Futurist Music and sound
In 1912, Balilla Pratella wrote the manifesto, Musica Futurista "To present the musical soul of the masses, of the great factories, of the railways, of the transatlantic liners, of the battleships, of the automobiles and aeroplanes. To add to the great central themes of the musical poem the domain of the machines and the victorious kingdom of Electricity." In his manifesto, Pratella stated "I unfurl to the freedom of air and sun the red flag of Futurism, calling to its flaming symbol such young composers as have hearts to love and fight, minds to conceive, and brows free of cowardice."
Born in Milan in 1885, Luigi Russolo joined Marinetti's Futurist movement in 1911. A painter, not a musician, Russolo was committed to being the movement's musical activist. He replied to Pratella in his own manifesto The Art of Noise of 1913 arguing that the limited range of contemporary musical instruments could no longer satisfy modern man's acoustic hunger. "Let us break out since we cannot much longer restrain our desire to create finally a new musical reality, with a generous distribution of resonant slaps in the face, discarding violins, pianos, double-basses and plaintive organs. Let us break out!
He rejected traditional preferences for harmony, preferring
the dissonant masterpieces that serenade us everyday without our conscious
awareness. Pianos, violins, harps, and horns were considered inferior to "the
crashing down of metal shop blinds, slamming doors, the hubbub and shuffling
of crowds, the variety of din from stations, railways, iron foundries, spinning
mills, printing works, electric power stations, and underground railways."
Russolo had a vision in which "every factory will be transformed into an intoxicating orchestra of noises". The instruments and music created by Russolo played a revolutionary role in the incorporation of noise and environmental sound into modern music. His work putting the Futurist theories on music and art into practice developed into some of the most extraordinary musical experiments in pre-war Europe: the Noise Intoners or Intonorumori. These noise machines were a family of acoustic sound generators designed to create the palette of sound described in his Art of Noise. They were essentially speaker boxes from which emanated sounds such as an internal combustion engine in ten whole-tones. He created four main noise machine types: the Exploder, the Crackler, the Buzzer, and the Scraper. They were large box-like constructions of different sizes and heights with projecting metal speakers. Internally movement across a membrane produced the noises while a side lever controlled pitch and timbre.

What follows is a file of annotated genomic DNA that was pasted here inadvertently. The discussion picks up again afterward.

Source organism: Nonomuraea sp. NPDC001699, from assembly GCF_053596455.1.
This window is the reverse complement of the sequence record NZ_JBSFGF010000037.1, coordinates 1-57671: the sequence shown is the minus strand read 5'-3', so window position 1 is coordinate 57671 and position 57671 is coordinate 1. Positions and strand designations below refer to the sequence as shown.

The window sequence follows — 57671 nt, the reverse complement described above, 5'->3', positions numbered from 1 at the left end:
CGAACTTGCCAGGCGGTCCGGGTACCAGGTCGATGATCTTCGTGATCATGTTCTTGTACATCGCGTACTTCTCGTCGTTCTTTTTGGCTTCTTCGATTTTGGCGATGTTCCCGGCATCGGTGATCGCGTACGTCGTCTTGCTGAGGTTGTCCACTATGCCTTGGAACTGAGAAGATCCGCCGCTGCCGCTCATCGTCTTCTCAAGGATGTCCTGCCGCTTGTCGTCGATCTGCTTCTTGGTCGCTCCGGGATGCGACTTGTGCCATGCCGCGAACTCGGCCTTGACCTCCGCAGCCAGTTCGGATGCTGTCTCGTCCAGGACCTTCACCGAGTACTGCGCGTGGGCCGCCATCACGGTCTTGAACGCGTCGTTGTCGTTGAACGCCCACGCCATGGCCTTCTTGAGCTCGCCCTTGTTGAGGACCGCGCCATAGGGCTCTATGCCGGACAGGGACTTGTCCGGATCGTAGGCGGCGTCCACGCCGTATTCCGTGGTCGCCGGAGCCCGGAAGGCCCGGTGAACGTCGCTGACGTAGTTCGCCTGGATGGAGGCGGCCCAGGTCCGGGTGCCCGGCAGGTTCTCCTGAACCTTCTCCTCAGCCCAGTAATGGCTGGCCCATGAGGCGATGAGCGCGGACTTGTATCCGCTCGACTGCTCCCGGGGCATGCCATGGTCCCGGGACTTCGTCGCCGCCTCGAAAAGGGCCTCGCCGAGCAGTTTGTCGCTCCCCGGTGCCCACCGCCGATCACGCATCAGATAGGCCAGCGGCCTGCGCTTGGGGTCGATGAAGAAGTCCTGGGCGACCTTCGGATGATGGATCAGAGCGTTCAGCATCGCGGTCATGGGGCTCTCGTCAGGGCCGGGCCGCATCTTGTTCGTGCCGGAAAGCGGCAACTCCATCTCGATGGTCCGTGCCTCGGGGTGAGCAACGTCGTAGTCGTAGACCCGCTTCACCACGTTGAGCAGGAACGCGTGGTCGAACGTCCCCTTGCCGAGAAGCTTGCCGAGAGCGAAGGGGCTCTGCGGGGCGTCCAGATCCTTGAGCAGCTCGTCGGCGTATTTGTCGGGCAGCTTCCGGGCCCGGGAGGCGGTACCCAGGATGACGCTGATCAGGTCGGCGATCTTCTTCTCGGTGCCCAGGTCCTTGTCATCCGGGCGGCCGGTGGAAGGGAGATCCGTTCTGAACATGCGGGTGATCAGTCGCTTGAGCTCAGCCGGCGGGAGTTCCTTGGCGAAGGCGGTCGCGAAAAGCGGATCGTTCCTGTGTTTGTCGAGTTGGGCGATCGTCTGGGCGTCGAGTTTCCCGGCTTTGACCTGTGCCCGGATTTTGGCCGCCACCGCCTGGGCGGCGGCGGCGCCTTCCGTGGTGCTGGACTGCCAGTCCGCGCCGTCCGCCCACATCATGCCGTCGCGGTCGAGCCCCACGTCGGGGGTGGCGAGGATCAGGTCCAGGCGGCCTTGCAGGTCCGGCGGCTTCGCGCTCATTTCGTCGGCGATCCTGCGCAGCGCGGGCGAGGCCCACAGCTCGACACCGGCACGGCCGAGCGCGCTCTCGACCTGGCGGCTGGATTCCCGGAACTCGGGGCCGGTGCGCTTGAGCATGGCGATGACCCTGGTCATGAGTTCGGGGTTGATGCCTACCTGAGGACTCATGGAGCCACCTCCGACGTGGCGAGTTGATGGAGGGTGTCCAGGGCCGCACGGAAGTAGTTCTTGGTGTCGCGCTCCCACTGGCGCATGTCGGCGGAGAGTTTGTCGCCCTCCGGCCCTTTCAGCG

In early 1914, Russolo gave the first public performance of the Intonorumori. However few could hear the performance of Russolo's three compositions, The Awakening of a City, Dining on the Hotel Terrace and The Meeting of Automobiles and Aeroplanes above the roar of the indignant theatre crowd. The Futurists, led by Fillipo Marinetti and including Umberto Boccioni, Armando Mazzi and Russolo's assistant, Ugo Piatti, hurled themselves into the crowd. The resulting fracas ended with riotous fighting in the streets.
In June 1914 Russolo and Marinetti gave twelve performances
of the Intonarumori at the London Coliseum. According to Marinetti the performances
were warmly received and he even claimed that some 30,000 people heard the
"music of the future". He described the experience of demonstrating
the Noise Intoners to the incredulous public as like "showing the first
steam engine to a herd of cows". However, The Times reported the occasion
somewhat differently "… weird funnel shaped instruments ... resembled
the sounds heard in the rigging of a channel steamer during a bad crossing,
and it was, perhaps, unwise of the players or should we call them "noisicians"?
to proceed to their second piece ... after the pathetic cries of "no
more" which greeted them from all of the excited quarters of the auditorium."
During the First World War Russolo received a serious head wound and, after a long convalescence, moved to Paris. The heyday of the noise machines was over, but Russolo continued to further develop them. Later versions of the noise machines included the Noise Harmonium or Rumorarmonio, developed in 1922, and the Russolo-Phone that combined several noise machines, operated with a simple keyboard. Varèse, who planned to put the instruments into mass production, presented this to the Parisian public in 1929. Russolo's last experimental noise instrument, the Enharmonic Piano, comprised of a series of piano strings that vibrated when played, was created in 1931. Gradually, Russolo turned more and more to painting and philosophy. None of Russolo's noise machines appear to have survived the Second World War. Russolo died in 1947.
information from http://www.futurism.org.uk/